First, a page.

Forum for Science, Industry and Business

Sponsored by:     3M 
Search our Site:

 

Catalysis: Putting cyanide to work

11.10.2012
Industrial-scale chemistry could benefit from a robust new catalyst that selectively generates amino acid precursors from cyanide at room temperature

Cyanide exposure can be lethal, but with careful handling, the molecule can be a very useful chemical building block. For example, from cyanide chemists can make life-essential amino acids that are in great demand as food additives and components in pharmaceutical production.


The self-supporting catalyst (top) is covered with tiny chiral pockets, within which simple starting materials (bottom, left) are converted into chiral amino acid precursors (bottom, right). © 2012 WILEY-VCH Verlag GmbH & Co. KGaA, Weinheim (top image)

The key step in this process is called the asymmetric Strecker reaction. Until now, this reaction has needed complex and costly catalysts, restricting its use to small-scale laboratory research. A new Strecker catalyst more amenable to scale-up is now available, thanks to Abdul Seayad, Balamurugan Ramalingam and their co-workers at the A*STAR Institute of Chemical and Engineering Sciences in Singapore. The catalyst also offers a safer way to handle the cyanide.

Seayad and Ramalingam made their Strecker catalyst from an inexpensive material based on titanium. It is called the self-supported chiral titanium cluster (SCTC). When warmed in the presence of water, the SCTC precursor assembles into robust solid clusters (see image). The key to its performance in the Strecker reaction is that the surface of each cluster is covered in tiny asymmetric “chiral pockets”, says Seayad. The reactions take place in these pockets, generating molecules that are a trivial chemical step away from amino acids.

Amino acids are chiral: they can exist in either of two mirror-image forms called enantiomers. For many applications — such as pharmaceutical production — chemists need a pure supply of only one enantiomer. Seayad and Ramalingam found that SCTC’s chiral pockets very selectively produce one enantiomer over the other, with a purity — or ‘enantiomeric excess’ — of up to 99%. Unlike previous catalysts, which required temperatures as low as -30 °C to operate effectively, the researchers achieved this selectivity at room temperature.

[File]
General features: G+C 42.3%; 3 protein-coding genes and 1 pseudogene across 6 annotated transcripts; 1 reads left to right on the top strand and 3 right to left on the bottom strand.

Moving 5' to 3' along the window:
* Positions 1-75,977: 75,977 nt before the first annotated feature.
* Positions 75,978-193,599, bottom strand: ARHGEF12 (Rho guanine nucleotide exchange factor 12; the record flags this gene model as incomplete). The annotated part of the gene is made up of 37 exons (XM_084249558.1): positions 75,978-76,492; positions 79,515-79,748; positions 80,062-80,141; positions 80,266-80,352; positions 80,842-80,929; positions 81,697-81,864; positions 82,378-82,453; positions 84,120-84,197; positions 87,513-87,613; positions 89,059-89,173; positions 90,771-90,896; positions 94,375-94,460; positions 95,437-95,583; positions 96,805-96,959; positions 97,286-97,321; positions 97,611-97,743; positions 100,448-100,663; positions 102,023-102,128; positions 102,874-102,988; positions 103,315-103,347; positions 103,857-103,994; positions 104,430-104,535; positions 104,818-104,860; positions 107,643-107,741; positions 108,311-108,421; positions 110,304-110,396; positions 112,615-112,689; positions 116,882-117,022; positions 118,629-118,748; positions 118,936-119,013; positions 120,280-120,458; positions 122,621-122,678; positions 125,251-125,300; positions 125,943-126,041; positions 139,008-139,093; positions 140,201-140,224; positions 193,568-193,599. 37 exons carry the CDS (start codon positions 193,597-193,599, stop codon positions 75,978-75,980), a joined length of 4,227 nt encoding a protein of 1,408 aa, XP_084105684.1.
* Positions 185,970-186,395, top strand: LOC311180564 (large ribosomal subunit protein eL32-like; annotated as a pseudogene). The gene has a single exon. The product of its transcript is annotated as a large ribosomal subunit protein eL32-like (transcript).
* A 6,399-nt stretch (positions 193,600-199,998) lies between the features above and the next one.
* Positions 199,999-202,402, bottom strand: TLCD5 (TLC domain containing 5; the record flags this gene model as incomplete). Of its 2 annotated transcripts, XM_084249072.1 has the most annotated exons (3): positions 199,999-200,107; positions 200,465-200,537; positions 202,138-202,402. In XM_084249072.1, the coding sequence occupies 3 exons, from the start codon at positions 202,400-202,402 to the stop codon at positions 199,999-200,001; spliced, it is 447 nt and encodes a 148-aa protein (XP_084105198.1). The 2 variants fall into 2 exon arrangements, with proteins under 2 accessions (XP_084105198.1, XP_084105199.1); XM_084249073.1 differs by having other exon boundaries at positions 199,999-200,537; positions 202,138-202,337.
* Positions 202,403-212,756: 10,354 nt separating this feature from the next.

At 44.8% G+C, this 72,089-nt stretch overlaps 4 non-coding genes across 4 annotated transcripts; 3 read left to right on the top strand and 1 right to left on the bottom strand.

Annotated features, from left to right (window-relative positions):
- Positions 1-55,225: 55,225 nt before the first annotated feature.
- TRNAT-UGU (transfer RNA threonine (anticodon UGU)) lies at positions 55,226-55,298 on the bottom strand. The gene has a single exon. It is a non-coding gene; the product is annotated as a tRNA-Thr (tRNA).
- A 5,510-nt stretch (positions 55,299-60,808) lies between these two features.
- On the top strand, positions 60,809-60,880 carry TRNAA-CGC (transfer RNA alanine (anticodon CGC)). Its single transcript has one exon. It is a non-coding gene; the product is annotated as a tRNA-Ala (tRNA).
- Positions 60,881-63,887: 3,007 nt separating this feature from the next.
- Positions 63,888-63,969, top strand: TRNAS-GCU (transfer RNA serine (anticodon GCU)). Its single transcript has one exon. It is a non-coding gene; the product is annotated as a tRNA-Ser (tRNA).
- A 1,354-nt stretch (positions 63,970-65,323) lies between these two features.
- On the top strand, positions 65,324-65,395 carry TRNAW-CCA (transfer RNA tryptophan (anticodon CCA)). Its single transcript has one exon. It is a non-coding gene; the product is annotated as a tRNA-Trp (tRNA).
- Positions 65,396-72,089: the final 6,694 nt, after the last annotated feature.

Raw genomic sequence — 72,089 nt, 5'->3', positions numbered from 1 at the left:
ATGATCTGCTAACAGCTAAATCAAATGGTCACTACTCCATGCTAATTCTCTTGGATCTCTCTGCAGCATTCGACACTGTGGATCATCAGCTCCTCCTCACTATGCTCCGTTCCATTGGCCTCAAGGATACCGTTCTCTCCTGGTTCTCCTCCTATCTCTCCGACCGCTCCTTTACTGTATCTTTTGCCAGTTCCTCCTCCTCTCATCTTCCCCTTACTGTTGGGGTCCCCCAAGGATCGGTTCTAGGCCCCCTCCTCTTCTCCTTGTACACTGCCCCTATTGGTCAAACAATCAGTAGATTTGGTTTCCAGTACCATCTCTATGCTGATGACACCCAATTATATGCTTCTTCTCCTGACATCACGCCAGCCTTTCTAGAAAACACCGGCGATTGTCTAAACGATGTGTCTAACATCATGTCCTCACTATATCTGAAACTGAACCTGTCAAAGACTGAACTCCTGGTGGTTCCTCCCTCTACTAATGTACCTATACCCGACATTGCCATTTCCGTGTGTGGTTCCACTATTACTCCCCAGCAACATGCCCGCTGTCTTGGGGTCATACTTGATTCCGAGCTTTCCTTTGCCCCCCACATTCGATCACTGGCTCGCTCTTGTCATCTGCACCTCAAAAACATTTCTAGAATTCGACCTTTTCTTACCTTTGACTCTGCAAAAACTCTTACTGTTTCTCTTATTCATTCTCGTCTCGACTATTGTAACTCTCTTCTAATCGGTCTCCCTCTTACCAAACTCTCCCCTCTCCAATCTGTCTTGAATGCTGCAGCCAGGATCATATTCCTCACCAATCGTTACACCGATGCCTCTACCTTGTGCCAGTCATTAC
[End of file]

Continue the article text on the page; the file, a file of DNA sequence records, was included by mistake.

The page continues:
Stability is a further advantage of SCTC. The catalyst is impervious to air or moisture, and remains stable to 300 °C, making it well suited to use in a continuous flow reactor. The researchers could pack the catalyst into a cartridge and pump through the cyanide and other starting materials, generating amino acids in a steady stream. Safety is another key advantage, says Ramalingam. “Since only a limited amount of cyanide is present at the reaction zone at any point in time, any unforeseen situation can be easily handled,” he explains.

So far, the researchers have used an expensive reagent called TMSCN as their cyanide source. They are currently researching ways to generate SCTC in situ from inexpensive salts. “We will also evaluate the feasibility of up-scaling the reaction under flow conditions,” Seayad says.

The A*STAR-affiliated researchers contributing to this research are from the Institute of Chemical and Engineering Sciences

References

Seayad, A. M., Ramalingam, B., Chai, C. L. L., Li, C., Garland, M. V. & Yoshinaga, K. Self-supported chiral titanium cluster (SCTC) as a robust catalyst for the asymmetric cyanation of imines under batch and continuous flow at room temperature. Chemistry – A European Journal 18, 5693–5700 (2012).